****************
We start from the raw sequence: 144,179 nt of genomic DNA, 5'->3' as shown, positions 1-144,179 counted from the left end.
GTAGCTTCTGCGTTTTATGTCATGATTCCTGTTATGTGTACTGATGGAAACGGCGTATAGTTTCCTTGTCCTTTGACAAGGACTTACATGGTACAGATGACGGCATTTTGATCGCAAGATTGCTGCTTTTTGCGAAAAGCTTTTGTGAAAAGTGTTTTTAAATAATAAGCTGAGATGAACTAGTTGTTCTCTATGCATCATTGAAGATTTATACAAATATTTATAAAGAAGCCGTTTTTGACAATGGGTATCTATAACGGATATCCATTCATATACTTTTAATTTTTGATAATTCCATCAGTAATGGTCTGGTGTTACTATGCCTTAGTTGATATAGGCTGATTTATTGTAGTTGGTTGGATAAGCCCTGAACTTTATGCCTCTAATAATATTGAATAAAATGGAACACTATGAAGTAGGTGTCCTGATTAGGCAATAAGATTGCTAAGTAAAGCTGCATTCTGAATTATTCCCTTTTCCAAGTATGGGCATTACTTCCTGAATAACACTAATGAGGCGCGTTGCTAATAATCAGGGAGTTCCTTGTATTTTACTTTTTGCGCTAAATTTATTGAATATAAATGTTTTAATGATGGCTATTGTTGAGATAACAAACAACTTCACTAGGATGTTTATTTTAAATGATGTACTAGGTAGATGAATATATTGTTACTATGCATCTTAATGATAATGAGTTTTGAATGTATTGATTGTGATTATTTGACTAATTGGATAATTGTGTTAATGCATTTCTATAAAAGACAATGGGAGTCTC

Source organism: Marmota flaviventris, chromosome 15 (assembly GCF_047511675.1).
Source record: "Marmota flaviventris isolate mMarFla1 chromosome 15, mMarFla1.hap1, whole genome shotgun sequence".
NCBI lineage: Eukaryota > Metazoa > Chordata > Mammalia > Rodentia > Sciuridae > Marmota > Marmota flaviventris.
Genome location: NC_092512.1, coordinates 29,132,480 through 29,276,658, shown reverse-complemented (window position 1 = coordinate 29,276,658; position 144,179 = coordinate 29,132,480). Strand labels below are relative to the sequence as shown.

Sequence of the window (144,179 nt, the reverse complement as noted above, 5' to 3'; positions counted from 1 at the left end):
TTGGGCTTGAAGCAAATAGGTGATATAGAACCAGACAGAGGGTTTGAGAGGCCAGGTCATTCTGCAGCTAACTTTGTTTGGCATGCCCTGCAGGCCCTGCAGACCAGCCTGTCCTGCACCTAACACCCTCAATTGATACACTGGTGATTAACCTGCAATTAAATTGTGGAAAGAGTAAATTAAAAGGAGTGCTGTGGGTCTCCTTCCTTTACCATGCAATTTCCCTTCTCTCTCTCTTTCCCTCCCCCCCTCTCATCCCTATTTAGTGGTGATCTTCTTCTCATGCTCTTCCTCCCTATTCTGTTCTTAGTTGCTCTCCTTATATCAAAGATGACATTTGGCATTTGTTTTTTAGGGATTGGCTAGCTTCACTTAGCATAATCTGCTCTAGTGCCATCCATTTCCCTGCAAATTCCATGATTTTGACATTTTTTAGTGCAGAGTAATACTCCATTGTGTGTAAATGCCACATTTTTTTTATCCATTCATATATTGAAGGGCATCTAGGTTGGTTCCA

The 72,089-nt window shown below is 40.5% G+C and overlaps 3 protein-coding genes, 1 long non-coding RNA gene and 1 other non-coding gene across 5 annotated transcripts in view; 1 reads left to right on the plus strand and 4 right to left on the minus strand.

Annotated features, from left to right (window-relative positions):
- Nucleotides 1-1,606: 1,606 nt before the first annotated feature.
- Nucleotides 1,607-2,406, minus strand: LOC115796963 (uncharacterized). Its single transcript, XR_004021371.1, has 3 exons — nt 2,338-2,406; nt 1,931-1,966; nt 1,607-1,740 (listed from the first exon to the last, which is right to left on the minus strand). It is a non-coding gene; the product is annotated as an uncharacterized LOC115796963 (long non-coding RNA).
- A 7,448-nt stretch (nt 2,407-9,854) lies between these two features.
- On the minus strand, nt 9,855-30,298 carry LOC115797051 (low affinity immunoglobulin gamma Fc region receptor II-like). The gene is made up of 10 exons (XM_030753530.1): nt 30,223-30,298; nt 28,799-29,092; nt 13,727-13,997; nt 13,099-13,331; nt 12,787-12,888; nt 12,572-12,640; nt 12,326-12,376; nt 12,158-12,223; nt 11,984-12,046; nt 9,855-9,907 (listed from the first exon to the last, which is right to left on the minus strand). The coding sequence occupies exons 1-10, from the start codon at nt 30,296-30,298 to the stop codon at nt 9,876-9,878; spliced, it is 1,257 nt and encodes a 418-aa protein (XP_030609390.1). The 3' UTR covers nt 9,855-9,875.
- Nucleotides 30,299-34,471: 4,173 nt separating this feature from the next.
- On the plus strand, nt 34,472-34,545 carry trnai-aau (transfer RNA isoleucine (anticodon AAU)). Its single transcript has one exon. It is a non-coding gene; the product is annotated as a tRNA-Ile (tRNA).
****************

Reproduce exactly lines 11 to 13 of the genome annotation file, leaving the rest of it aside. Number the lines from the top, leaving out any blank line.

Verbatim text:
- Nucleotides 1-1,606: 1,606 nt before the first annotated feature.
- Nucleotides 1,607-2,406, minus strand: LOC115796963 (uncharacterized). Its single transcript, XR_004021371.1, has 3 exons — nt 2,338-2,406; nt 1,931-1,966; nt 1,607-1,740 (listed from the first exon to the last, which is right to left on the minus strand). It is a non-coding gene; the product is annotated as an uncharacterized LOC115796963 (long non-coding RNA).
- A 7,448-nt stretch (nt 2,407-9,854) lies between these two features.